May 22, 2010
One of the first things I do before setting out on my bike, whether it's for a day ride or a full blown tour, I always check my tire pressure. Over time, your tubes naturally leak air, so it's always a good idea to have them topped off to help prevent pinch flats, and improve the tire's rolling efficiency. One piece of equipment that can take that process out of your routine is the Pump-Hub.
The Pump-Hub is a unique hub that will pump air into your tire as you ride. Using two simple switches, a pressure adjustment screw, and a hose line running from the hub to the tube valve, the hub will use the force of the spinning wheel to pump air into the tire until it is full. Once the tire is full, the pump automatically shuts off, and you're topped off.
Installation of the Pump-Hub is pretty simple. The hub comes pre-built on either a Velocity Aerohead rim, or a Salsa Delgado rim. Once you have your tire and tube on the rim, you will need to connect the hose line to the presta valve. The model I demoed required the hose to be cut to a precise length, however, newer models will have a telescoping fitting at the end, which provides plenty of room for error, and the ability to run different valve stem lengths without re-cutting the hose.
Once the hose is connected to the valve stem, simply put the wheels onto your bike. There is a tab on the non-driveside axle, which needs to be lined up into the dropout. This feature allows axle torque against the wheel rotation, which assists the pump. When you have your wheels in place, you will notice two levers on the non-driveside of the hub. The longer lever activates the pump, while the shorter lever turns the pump off. Turn the pump on by pulling the longer lever towards you (away from the bike), and start spinning the wheel. You will hear a loud clicking noise, almost as though you have baseball cards stuck in your spokes. Air will begin to pump from the hub to the tube. Once you get enough pressure in the tire to start riding, you can hop on the bike, and ride until the clicking noise stops. You will hear the smaller lever on the hub pop into place and turn the pump off. For a 700x32 touring tire I was able to go from 40psi to 90psi in just under a mile.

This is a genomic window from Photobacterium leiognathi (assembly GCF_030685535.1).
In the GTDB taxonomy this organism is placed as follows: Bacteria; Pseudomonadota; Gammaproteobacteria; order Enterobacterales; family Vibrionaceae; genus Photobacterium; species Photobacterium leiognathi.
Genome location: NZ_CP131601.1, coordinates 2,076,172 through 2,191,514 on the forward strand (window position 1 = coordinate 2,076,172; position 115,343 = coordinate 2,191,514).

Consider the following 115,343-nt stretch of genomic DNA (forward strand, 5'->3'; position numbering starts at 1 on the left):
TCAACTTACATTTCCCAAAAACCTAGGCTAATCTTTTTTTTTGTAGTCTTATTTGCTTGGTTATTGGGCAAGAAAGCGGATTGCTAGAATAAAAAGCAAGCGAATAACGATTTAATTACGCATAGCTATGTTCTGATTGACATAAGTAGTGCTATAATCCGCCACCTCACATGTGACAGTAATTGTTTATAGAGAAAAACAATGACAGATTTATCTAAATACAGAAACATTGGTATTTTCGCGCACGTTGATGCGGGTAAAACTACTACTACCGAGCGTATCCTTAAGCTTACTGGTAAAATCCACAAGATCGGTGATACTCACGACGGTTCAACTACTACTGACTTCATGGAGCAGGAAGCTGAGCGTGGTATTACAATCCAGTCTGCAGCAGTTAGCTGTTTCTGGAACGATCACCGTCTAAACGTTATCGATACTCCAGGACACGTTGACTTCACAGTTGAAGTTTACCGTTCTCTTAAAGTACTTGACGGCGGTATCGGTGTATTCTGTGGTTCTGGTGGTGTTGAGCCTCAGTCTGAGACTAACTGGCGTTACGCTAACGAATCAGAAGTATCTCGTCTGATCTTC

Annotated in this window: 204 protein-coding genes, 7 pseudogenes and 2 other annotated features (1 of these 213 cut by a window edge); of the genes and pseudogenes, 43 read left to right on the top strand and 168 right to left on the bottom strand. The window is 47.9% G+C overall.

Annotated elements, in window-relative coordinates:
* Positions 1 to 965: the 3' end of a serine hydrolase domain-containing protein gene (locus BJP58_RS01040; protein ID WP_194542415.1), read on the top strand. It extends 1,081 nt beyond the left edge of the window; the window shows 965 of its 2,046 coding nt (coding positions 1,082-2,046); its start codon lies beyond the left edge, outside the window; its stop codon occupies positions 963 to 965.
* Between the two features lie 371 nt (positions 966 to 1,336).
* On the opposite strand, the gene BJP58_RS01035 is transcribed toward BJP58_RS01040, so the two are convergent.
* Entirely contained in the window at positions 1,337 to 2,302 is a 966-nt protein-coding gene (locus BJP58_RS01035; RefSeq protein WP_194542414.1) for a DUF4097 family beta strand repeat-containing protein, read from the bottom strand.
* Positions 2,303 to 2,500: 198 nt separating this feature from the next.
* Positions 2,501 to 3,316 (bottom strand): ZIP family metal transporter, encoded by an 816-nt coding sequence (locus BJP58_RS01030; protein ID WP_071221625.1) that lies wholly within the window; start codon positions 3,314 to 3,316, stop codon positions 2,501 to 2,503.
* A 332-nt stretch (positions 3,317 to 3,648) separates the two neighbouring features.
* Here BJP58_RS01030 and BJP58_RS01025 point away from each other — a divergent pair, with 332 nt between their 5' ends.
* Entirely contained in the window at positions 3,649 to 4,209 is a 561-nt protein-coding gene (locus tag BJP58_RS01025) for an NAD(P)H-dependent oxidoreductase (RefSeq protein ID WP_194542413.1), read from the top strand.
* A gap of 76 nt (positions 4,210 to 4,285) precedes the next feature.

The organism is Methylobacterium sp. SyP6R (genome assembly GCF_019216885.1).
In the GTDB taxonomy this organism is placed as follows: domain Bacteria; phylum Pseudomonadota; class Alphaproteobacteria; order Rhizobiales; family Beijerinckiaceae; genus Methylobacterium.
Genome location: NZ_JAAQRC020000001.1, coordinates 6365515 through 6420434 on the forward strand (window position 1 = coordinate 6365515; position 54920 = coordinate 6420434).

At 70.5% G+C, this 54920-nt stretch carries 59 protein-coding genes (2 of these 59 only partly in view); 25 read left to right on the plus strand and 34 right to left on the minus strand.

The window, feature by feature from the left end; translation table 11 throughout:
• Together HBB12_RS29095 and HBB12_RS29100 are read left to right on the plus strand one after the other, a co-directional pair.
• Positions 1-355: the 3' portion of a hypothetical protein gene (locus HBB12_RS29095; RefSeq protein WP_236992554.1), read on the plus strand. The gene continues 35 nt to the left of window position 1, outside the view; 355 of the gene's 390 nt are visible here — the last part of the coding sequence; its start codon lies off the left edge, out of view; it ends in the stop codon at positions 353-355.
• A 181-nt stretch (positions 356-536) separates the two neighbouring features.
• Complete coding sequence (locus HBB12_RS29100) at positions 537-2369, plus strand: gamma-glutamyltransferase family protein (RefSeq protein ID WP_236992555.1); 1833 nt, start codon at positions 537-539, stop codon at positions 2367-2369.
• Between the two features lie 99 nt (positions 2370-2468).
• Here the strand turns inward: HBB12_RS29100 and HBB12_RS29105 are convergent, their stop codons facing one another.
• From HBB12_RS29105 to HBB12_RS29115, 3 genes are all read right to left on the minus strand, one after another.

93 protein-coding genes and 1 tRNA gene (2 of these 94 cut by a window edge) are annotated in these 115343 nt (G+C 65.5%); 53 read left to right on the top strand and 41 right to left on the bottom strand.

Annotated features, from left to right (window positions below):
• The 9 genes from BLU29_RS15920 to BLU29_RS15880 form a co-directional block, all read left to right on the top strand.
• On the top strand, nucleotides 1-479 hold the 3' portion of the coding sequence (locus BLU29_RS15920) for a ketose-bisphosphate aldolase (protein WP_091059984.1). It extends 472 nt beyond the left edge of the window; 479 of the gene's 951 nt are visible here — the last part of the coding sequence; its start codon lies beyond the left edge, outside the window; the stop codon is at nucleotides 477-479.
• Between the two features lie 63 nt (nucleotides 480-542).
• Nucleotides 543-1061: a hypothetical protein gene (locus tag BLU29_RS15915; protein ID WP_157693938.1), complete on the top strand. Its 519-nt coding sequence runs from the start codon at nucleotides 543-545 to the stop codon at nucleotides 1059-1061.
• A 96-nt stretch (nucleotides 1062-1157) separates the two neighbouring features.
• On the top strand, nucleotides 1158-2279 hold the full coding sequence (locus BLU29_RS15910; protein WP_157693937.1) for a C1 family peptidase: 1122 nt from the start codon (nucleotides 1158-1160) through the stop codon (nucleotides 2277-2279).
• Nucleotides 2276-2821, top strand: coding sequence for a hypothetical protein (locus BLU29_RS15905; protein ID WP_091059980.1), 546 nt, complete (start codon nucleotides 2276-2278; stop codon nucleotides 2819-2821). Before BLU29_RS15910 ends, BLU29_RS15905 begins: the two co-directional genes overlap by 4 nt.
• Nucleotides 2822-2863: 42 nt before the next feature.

The hub will arrive to you at a preset pressure. If at any point you would like to change the pressure, there is a small flat head screw on the non-driveside faceplate of the hub which adjusts the pressure. Turning the screw clockwise will increase the pressure, and turning it counter-clockwise will decrease the pressure setting. The pressure will rise or drop 15psi for a quarter turn.
The quality of the hub is right up there with most standard hubs, and rolls smoothly with cartridge sealed bearings. The hose is also very durable (which you will notice when cutting it to length), and stands up very well against abrasions. When attached snugly, it will be right in line with your spokes, and won't rub on the frame. When the pump is active, you will notice a slight amount of resistance, but as soon as it turns off, the resistance goes away.
Built with Velocity Aerohead rims, a front and rear wheel will run $499, which is very competitive with new wheelsets, especially considering the innovation. The product is still in its early stages, but is very well built. These aren't being stocked in shops around the country quite yet. They are being produced in Oakland, California, and residents in that area can give them a look at Hayward Bicycles.
These hubs are a great way to keep your pressure up over a long period of time, will ensure full pressure is achieved, and could also be a great tool for ultra-light tourists.
Photos by Josh Tack.
TOURING GEAR AND TIPS is written by Joshua Tack of Adventure Cycling's member services department. It appears weekly, highlighting technical aspects of bicycle touring and advice to help better prepare you for the journey ahead.
Quick correction, the pressure adjustment screw adjusts the pressure 15psi per a full turn, not a quarter turn. I apologize for the error.
I'm not seeing the value of this; You add unnecessary complexity and weight for something that can't be shared among your riding companions, if you're loaded you need to ride for miles to get the pressure up, which means you're at a high risk for a pinch flat in the meantime, and it's 10x the price of a decent flexible pump that has none of the disadvantages.
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What a great idea for commuters, loaded tourists, and townie bikes, especially for those "petite" riders who can't quite get their tires inflated to a high enough level, and the pump-adverse sorts of riders. Excellent!